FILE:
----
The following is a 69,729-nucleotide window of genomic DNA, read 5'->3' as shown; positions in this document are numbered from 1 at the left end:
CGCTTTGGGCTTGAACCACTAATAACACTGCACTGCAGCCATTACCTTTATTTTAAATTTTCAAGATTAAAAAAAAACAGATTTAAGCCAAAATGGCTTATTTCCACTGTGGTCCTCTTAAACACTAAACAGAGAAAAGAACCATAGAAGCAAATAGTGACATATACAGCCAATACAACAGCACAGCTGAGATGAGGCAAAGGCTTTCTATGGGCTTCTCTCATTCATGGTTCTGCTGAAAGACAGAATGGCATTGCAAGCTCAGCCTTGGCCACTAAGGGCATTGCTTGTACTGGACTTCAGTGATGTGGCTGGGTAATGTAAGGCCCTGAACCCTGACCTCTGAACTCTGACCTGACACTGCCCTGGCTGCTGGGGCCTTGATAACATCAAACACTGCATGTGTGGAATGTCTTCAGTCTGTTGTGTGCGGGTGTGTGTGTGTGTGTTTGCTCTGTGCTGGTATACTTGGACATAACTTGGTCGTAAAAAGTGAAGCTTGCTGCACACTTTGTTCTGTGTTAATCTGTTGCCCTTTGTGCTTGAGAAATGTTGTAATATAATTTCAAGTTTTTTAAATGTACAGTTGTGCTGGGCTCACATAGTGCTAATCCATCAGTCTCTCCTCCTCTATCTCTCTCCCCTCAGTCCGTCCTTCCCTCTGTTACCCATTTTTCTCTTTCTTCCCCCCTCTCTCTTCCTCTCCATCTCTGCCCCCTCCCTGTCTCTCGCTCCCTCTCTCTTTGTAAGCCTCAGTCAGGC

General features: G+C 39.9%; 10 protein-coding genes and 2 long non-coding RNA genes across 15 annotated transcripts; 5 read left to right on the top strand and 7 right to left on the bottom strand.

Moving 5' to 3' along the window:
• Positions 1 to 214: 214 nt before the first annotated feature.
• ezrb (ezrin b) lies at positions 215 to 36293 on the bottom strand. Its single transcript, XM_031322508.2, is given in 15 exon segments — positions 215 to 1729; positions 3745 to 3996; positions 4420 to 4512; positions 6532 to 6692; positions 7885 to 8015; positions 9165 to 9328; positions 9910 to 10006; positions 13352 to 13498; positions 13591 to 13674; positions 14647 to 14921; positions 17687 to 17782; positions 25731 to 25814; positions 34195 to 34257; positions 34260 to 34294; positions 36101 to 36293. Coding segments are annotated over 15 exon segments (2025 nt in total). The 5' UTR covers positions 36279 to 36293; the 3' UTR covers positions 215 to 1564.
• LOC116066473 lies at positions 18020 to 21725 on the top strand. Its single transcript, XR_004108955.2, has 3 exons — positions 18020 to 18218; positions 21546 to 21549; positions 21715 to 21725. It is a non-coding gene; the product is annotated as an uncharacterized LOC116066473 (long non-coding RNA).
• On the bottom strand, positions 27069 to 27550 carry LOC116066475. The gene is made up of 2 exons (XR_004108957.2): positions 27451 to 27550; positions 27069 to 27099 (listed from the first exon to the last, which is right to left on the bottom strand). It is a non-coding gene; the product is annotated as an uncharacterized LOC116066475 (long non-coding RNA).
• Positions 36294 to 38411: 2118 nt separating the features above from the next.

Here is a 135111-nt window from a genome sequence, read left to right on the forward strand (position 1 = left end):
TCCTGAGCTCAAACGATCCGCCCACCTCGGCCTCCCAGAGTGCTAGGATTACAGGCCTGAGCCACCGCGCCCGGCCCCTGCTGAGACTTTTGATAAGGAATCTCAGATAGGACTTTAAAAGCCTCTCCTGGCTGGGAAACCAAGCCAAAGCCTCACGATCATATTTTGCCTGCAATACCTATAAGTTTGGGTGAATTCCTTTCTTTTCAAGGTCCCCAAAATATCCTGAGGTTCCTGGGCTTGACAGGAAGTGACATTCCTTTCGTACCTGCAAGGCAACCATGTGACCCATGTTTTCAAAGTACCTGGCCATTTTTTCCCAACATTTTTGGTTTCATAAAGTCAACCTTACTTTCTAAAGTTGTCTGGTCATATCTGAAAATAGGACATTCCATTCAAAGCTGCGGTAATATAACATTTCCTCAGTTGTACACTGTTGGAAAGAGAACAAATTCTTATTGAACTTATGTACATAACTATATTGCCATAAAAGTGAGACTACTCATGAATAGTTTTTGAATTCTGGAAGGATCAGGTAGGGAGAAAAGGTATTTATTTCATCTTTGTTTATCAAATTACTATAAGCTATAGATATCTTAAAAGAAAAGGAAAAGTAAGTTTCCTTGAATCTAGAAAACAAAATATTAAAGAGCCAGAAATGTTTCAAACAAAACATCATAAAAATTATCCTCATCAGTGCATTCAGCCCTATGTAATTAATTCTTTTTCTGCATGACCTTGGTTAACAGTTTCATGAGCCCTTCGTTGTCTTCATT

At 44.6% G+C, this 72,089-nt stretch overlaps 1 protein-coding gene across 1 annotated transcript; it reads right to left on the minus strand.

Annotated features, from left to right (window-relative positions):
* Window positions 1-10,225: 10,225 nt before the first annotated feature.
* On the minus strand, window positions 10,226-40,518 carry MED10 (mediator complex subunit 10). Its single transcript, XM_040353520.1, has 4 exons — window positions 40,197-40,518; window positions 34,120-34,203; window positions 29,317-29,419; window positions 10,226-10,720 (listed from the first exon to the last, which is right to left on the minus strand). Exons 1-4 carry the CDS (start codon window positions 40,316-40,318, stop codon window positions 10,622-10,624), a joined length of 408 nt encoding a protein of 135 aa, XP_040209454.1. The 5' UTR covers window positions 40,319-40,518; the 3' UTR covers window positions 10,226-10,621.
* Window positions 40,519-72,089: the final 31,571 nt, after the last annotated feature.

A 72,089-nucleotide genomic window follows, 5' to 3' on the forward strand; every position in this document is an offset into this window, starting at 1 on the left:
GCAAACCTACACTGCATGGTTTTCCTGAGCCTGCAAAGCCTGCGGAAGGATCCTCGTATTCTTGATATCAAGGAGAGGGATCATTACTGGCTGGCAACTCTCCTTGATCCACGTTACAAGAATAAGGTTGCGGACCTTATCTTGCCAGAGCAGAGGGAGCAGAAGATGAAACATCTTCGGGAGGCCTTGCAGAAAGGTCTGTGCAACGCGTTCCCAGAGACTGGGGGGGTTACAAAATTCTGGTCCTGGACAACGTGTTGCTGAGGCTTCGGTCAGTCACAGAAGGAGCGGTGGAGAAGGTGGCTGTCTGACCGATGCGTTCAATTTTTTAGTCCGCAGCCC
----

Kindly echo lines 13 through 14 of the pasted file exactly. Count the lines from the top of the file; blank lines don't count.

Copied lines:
Annotated features, from left to right (window-relative positions):
* Window positions 1-10,225: 10,225 nt before the first annotated feature.